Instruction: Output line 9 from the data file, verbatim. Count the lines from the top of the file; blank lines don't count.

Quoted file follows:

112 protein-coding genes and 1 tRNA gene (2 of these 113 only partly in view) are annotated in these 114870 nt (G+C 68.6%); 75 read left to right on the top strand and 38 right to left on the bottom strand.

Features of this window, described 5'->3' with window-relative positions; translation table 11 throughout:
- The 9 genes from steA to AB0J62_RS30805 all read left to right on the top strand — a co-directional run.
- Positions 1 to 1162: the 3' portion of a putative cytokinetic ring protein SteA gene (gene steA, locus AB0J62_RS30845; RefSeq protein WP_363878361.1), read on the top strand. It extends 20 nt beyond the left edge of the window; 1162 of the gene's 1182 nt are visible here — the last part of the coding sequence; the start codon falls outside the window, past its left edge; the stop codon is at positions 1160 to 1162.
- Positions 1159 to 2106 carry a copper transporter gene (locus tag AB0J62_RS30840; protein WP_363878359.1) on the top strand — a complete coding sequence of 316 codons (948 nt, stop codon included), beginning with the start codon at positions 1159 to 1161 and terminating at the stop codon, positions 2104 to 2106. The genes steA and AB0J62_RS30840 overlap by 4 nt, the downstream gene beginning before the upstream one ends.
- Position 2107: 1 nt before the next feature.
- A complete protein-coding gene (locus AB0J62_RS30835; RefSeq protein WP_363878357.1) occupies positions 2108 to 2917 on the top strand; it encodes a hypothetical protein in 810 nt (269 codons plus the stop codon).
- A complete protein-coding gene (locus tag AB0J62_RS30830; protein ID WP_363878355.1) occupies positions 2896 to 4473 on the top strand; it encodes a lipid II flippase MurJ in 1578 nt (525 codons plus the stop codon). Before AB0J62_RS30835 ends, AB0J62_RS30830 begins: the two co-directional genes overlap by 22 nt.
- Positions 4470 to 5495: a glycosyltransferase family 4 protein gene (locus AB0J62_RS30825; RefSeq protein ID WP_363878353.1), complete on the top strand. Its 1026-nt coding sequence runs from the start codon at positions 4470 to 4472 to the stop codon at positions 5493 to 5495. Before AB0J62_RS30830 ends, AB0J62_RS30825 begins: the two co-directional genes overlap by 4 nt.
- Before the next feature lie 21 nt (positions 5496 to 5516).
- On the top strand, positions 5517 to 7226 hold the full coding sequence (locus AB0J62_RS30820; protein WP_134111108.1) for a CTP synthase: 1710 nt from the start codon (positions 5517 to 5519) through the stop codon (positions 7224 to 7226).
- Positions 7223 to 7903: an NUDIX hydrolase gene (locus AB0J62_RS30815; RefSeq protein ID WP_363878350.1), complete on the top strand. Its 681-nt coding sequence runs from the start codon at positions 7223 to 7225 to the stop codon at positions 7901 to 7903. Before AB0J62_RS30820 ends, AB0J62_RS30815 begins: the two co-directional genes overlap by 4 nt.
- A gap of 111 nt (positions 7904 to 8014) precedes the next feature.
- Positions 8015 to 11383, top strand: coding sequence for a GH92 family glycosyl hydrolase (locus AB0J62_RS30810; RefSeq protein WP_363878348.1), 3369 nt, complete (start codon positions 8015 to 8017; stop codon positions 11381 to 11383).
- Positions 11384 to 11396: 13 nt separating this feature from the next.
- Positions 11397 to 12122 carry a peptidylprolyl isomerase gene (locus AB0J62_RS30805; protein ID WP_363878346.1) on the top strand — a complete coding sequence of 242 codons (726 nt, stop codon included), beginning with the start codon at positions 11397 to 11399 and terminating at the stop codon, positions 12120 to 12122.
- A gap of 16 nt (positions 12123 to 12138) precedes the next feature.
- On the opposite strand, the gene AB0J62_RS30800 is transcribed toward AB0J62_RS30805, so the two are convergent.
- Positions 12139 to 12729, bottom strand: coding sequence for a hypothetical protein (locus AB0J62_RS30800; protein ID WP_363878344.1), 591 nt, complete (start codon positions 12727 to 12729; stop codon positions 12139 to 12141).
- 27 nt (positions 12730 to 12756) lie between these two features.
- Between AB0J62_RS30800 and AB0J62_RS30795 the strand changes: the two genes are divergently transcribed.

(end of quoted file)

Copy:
- Positions 4470 to 5495: a glycosyltransferase family 4 protein gene (locus AB0J62_RS30825; RefSeq protein ID WP_363878353.1), complete on the top strand. Its 1026-nt coding sequence runs from the start codon at positions 4470 to 4472 to the stop codon at positions 5493 to 5495. Before AB0J62_RS30830 ends, AB0J62_RS30825 begins: the two co-directional genes overlap by 4 nt.